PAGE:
Be positive and believe in yourself: If you don’t believe in yourself, how can you expect others to believe in you? There are so many people that will play a role in helping you achieve your goals this coming year, both directly and indirectly. Stay positive and believe in yourself and others will naturally be drawn to that.
What are your goals for 2016? I’d love to hear them in the comments below or tweet me at @DMcFaddenLowell.
If you’ve tuned into the news lately, you’ve probably been hearing a lot about the norovirus. Over 120 cases of the highly contagious virus have been reported in Boston after several people were infected at a local restaurant.
In an effort to keep everyone healthy, we’ve put together this helpful guide:
How It Spreads:
Norovirus is highly contagious and is spread by contaminated food, improper hygiene, and contact with contaminated surfaces. You can get the norovirus illness multiple times in your life. One reason for this is that there are many different types of noroviruses. Being infected with one type may not protect you against other types. Norovirus can spread quickly in closed places like daycare centers, nursing homes, schools, and cruise ships. Most outbreaks in the United States happen from November to April.
If you come down with a norovirus infection, you’ll probably go from being completely healthy to feeling pretty miserable within a day or two after being exposed to the virus. Typical symptoms include:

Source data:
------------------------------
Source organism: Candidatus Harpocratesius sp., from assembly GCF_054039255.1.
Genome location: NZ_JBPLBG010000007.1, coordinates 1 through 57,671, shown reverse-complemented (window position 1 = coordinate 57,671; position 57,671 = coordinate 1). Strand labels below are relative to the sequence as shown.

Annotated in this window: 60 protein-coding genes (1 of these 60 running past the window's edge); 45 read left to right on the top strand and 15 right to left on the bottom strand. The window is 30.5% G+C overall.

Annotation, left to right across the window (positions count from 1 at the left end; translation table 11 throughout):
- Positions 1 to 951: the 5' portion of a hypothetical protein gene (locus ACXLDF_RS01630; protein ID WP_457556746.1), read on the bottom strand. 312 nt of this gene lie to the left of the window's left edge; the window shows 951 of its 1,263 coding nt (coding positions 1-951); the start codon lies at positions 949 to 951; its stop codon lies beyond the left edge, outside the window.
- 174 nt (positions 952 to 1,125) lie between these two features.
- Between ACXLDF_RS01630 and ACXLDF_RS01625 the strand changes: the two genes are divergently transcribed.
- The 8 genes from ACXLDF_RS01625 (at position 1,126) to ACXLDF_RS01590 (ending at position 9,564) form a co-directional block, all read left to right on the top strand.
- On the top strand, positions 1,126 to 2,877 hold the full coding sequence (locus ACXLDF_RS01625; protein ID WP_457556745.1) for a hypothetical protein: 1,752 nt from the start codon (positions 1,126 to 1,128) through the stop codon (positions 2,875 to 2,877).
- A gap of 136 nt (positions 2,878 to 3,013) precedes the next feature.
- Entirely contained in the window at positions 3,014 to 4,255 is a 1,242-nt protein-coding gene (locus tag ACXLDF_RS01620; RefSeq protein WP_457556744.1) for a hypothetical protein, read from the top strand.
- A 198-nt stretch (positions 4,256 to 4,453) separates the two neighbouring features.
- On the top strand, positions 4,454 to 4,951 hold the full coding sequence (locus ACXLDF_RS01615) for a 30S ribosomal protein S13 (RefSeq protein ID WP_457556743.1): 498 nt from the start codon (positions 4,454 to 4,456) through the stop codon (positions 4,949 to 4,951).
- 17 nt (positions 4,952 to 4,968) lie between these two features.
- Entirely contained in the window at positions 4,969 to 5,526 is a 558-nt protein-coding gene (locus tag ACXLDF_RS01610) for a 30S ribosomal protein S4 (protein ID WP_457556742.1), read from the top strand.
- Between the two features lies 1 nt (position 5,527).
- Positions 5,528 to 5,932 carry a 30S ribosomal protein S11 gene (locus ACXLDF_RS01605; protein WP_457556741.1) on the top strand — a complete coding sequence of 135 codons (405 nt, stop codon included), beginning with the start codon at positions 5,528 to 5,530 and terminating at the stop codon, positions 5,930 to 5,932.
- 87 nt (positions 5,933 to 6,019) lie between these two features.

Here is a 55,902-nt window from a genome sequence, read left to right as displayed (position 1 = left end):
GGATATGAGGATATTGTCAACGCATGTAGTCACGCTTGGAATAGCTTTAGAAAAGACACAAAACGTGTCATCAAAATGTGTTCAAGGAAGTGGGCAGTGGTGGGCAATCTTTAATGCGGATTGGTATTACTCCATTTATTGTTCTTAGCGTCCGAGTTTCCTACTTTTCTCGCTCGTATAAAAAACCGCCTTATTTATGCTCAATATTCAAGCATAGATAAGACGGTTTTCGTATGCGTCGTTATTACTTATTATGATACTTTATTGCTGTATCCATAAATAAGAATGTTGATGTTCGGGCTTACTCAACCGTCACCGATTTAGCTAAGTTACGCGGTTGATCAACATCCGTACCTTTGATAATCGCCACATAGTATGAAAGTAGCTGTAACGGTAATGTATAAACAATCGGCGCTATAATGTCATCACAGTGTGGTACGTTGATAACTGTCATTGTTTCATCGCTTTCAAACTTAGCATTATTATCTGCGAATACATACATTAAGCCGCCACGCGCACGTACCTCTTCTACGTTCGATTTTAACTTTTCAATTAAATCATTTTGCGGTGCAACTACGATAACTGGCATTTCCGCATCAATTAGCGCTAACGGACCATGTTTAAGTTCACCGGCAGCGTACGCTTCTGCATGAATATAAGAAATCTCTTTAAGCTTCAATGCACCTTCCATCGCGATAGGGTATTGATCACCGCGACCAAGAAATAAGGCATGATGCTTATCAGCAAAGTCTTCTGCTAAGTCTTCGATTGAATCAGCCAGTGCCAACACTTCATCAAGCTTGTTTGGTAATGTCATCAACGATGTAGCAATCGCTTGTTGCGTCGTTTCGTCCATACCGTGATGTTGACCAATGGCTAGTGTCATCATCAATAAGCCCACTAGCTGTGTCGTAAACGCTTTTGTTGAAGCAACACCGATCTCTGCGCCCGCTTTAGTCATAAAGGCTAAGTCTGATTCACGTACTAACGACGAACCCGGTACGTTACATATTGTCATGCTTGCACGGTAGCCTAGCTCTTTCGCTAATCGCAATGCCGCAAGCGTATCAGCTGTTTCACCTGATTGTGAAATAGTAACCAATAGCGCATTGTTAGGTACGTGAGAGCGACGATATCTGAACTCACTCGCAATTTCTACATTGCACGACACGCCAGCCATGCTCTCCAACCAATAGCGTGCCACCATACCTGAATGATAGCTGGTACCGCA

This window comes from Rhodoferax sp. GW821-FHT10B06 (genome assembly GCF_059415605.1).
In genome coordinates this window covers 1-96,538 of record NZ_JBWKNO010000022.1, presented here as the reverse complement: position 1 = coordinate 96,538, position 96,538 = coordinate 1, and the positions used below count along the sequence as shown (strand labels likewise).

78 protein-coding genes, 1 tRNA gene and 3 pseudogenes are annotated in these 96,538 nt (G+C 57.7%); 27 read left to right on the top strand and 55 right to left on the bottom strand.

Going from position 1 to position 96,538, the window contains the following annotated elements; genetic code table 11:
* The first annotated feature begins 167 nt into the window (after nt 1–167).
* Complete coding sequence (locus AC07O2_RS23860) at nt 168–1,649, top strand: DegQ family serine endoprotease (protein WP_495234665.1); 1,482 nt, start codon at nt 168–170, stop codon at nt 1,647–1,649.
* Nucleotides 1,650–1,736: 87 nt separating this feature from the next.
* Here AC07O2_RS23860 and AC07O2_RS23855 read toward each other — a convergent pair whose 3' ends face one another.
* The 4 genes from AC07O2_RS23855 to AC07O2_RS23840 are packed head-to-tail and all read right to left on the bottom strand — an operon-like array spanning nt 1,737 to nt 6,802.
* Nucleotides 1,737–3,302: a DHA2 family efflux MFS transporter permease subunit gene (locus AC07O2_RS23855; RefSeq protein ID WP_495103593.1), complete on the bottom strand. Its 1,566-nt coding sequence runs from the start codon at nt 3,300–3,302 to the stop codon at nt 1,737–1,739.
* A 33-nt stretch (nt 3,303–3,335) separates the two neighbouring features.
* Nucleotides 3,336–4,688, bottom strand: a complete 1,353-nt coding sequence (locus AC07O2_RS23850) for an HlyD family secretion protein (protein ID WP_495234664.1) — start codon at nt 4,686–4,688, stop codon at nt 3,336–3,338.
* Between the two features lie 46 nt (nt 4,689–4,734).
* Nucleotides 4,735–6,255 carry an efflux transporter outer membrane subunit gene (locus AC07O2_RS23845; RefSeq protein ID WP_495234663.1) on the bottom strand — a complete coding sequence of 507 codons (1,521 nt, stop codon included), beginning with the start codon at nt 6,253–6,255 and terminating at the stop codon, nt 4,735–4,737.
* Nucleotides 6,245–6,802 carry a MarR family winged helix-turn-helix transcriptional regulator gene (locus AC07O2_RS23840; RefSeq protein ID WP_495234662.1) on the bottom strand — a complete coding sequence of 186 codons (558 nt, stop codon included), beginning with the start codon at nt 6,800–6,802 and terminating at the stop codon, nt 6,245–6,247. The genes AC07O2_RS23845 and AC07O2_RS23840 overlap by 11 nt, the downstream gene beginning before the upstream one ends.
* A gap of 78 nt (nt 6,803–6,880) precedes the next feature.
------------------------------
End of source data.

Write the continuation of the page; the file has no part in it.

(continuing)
- Stomach cramps
- Body aches
If you suspect you have the norovirus, you should consult your physician immediately. Typical treatment includes, drinking plenty of liquids to replace fluid lost from throwing up and diarrhea. This will help prevent dehydration. If you think you or someone you are caring for is severely dehydrated, call the doctor.
Good hygiene is the key to preventing an infection with norovirus, especially when you are in close surroundings with a lot of other people. Wash your hands often with soap and water for at least 15 seconds, or use an alcohol-based hand sanitizer, especially after going to the bathroom or changing a baby’s diaper and before you prepare or eat food. Carefully dispose of any contaminated items (such as dirty diapers). If you have norovirus, don’t prepare food for at least two to three days after you feel better. Try not to eat food that has been prepared by someone else who is sick.
By learning a little bit about how the norovirus spreads, what causes it, and what you can do to lessen the risk, there’s a good chance you can help keep this menace in check.
By: Amy Dienta
I love this recipe and surprisingly my kids eat it too! It has lots of vegetables and I usually serve it with a salad.
2 cans of refrigerated pizza dough
1 bag of shredded mozzarella cheese
1 bag frozen broccoli
1 bag frozen spinach
1/2 stick butter
1 onion diced
1 tsp crushed Garlic
Salt and pepper
This makes 2 large calzones
- Preheat oven to 350
- In the microwave defrost the frozen broccoli and spinach then strain all the water out of the vegetables, by pressing on the strainer with a spoon.
- In a fry pan add a pad of butter and the diced onion, crushed garlic and salt and pepper
- Add vegetables to the fry pan
- Heat on low for 5 minutes stirring occasionally
- Spray a cookie sheet with cooking spray
- Open the can of pizza dough and spread on the cookie sheet
- Add the cheese to the pan and mix everything together
- Pour over the vegetable and cheese mixture on one side of the crust and fold the rest over the top
- Seal the corners by folding the dough and pressing it together
- Melt butter in the microwave and brush on top of crust
- Bake for 15 minutes or until the crust is golden brown